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Preparing for the Future of AI, Where Robots Can Learn and Ask Humans For Help!

By Boonsri Dickinson

In a world full of self-driving cars, flying drones, and other robots, daily interactions with artificial intelligence will have a profound effect on how we live our lives. Elemental video scientist Boonsri Dickinson visited Carnegie Mellon robotics pioneer Maneula Veloso to talk about the science behind her robotic creations and the many years she has spent bringing autonomous robots to life. For video see this link and embedded below:

 

Why do we create certain expectations when interacting with technology? Who or what informs these expectations? While humans carry cell phones and computers, we would never expect these machines to be able to serve us a cup of coffee. However, when designing robots to perform tasks, learn, and roam, a great deal of thought must be put into the environment, and the expectations that form along with it.

 

What qualities make a robot, a robot? What human qualities would researchers like robots to have? Getting to the heart of this very question is Manuela Veloso, a leading artificial intelligence professor at Carnegie Mellon University, who has robots that depend on humans for help as they navigate their way around her lab.

 

Manuela is interested in understanding robots and their interactions with humans. What is an intelligent robot? How can robots not only co-exist with, but also help humans to excel?

Manuela Veloso

Designing a robot to perceive the world is key to making an intelligent machine that can interact with other robots, interface with information on the internet, and talk to humans that occupy the same space. Perception is a very human quality, one that occurs through our five senses. Robots do not share these senses, so technology must be used to create cognition abilities and an artificial body to carry out a set of programmed actions.

Manuela said that “I feel very strongly about my vision about things that move by themselves. [You can tell the robot to] please go there and the thing will go. Can you see if I left things in my office? Can you escort this person?”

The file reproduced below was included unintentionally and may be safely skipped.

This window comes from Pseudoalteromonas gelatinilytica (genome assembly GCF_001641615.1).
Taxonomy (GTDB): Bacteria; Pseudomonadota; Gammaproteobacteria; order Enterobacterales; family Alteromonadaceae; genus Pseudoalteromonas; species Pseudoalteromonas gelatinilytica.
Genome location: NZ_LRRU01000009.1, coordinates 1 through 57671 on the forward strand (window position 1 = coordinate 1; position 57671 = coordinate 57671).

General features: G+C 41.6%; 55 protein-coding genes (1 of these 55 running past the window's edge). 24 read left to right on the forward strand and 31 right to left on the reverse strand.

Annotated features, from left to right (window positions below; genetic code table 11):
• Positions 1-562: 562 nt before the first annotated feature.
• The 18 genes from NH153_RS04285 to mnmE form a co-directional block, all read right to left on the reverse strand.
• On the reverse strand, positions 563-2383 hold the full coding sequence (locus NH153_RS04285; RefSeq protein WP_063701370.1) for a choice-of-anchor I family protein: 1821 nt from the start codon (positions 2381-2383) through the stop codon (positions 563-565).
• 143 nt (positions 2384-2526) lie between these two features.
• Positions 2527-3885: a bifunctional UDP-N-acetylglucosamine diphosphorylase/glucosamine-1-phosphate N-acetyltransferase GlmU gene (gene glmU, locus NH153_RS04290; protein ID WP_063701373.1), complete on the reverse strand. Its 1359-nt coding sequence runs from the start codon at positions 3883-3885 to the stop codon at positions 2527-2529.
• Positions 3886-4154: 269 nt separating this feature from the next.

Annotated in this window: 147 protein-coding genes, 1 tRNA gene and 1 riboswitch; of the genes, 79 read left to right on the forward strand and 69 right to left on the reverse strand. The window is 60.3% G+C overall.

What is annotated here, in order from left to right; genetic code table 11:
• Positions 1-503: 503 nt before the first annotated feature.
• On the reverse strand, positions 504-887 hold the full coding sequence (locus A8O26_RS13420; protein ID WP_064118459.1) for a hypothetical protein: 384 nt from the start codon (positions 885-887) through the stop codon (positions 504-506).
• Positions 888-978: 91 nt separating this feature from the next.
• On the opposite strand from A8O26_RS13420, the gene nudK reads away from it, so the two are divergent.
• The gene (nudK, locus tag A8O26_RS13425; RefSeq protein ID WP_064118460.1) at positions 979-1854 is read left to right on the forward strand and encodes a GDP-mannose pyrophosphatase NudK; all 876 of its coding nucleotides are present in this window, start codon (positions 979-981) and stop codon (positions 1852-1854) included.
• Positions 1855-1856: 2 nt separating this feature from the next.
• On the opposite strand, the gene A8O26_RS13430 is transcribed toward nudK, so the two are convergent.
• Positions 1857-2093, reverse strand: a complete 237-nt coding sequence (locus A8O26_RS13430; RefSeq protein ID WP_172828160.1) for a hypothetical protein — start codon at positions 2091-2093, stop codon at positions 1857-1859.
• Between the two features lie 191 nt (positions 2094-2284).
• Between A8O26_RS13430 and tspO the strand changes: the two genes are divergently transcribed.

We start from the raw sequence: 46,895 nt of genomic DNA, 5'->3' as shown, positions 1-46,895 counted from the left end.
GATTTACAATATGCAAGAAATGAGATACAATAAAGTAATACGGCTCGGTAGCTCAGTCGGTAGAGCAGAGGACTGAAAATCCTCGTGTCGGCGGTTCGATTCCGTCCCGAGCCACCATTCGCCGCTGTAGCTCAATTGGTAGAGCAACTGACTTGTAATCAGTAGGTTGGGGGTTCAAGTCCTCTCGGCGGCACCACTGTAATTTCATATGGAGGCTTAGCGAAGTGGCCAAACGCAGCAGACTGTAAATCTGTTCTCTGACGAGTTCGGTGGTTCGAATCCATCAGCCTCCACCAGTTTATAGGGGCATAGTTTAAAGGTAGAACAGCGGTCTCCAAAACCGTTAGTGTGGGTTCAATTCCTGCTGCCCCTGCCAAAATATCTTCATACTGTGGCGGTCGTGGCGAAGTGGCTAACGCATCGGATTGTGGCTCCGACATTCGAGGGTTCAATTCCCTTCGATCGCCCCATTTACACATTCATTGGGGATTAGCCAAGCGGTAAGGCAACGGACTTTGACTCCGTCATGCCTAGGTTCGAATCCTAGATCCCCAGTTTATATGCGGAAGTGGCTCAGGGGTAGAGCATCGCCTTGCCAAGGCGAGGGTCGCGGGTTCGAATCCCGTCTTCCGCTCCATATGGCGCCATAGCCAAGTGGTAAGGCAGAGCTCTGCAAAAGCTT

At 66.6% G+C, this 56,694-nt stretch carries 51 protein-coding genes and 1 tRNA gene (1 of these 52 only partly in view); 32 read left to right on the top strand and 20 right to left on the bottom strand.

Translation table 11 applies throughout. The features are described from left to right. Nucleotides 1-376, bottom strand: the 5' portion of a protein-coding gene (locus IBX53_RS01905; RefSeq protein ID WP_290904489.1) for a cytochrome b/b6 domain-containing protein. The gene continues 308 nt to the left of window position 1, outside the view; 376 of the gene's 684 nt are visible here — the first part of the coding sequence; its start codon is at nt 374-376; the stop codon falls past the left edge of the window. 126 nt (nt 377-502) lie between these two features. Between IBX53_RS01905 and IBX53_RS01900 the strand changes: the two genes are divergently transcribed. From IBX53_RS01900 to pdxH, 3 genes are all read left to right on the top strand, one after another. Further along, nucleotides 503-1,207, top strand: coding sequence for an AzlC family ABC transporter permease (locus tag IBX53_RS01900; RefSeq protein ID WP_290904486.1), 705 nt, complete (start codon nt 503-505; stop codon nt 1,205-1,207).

Asking For Help

While the CoBot robot isn’t as cute as science fiction prototypes such as WALL-E, the rigid, lanky robot does have one very charming characteristic: It is humble.

A CoBot robot is designed to be an autonomous intelligent mobile robot system. CoBot robots know they do not have arms and must ask humans for help.

For example, a CoBot robot would greet a visitor to the lab and then offer the guest a cup of coffee. To perform tasks such as getting coffee, the CoBot must first ask humans to place a cup of coffee on its base. The robot would then continue to map out its environment, figuring out where to deliver the coffee.

“A lot of these AIs are about creating fully autonomous robots, but when putting robots into human environments, they’re [environments] very complex. One day about four years ago I realized the issue that robots would have limitations,” Manuela said. By embracing the limitations, she began thinking about autonomy differently. This allowed her to code the robots so that they did not have to be supervised when roaming around freely in her lab.

Manuela’s robots are coded in C++, Python, and Java; they can also use localization and navigation algorithms to move around. Their eyes are nothing more than a Kinect depth-camera, which has access to Wi-Fi and remote sensing technology (LIDAR). Manuela’s robot designs promote efficacy by making the robots ask humans to assist them.